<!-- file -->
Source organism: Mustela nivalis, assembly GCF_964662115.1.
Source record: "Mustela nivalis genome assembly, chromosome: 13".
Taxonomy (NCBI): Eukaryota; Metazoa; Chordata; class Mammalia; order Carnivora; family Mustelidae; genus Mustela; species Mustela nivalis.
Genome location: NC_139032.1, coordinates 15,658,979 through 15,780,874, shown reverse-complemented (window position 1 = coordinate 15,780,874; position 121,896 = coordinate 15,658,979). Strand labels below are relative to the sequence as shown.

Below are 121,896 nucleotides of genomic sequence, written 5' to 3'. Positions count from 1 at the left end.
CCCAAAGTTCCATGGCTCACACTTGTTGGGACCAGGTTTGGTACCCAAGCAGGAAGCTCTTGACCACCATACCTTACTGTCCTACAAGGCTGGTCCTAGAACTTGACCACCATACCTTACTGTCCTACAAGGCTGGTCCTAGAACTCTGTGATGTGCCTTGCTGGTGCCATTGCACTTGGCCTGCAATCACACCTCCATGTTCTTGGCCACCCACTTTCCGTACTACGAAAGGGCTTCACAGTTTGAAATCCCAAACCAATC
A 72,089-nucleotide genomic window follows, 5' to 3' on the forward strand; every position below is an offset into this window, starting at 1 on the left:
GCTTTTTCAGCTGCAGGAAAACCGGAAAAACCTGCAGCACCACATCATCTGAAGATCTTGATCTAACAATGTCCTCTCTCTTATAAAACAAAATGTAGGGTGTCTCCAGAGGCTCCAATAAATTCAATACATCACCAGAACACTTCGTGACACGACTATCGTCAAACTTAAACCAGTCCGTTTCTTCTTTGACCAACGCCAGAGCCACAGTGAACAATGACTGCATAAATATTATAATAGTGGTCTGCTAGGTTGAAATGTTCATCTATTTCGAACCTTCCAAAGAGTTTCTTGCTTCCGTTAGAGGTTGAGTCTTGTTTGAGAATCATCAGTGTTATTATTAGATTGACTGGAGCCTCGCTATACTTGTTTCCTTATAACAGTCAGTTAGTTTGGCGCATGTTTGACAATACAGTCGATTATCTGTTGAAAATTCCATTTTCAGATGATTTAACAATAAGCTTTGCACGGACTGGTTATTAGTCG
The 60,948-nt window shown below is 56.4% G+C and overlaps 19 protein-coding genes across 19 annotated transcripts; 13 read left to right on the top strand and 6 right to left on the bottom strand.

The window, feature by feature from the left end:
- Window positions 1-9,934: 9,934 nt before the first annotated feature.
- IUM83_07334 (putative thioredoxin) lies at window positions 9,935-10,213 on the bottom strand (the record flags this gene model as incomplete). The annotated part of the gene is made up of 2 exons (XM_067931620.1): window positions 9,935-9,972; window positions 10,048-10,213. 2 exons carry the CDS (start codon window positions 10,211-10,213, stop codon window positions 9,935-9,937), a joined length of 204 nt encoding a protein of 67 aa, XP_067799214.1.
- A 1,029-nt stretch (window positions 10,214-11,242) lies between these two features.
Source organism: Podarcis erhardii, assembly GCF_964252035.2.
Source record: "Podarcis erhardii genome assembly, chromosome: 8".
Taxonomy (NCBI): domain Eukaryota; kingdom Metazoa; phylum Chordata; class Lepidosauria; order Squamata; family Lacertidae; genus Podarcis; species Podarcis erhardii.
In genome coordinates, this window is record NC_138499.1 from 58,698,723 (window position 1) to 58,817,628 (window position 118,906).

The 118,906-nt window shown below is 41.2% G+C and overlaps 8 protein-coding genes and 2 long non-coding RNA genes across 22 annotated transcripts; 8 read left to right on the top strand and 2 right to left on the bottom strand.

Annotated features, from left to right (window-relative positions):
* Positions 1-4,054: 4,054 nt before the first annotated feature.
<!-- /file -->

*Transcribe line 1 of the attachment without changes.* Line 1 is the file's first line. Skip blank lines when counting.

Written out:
Source organism: Mustela nivalis, assembly GCF_964662115.1.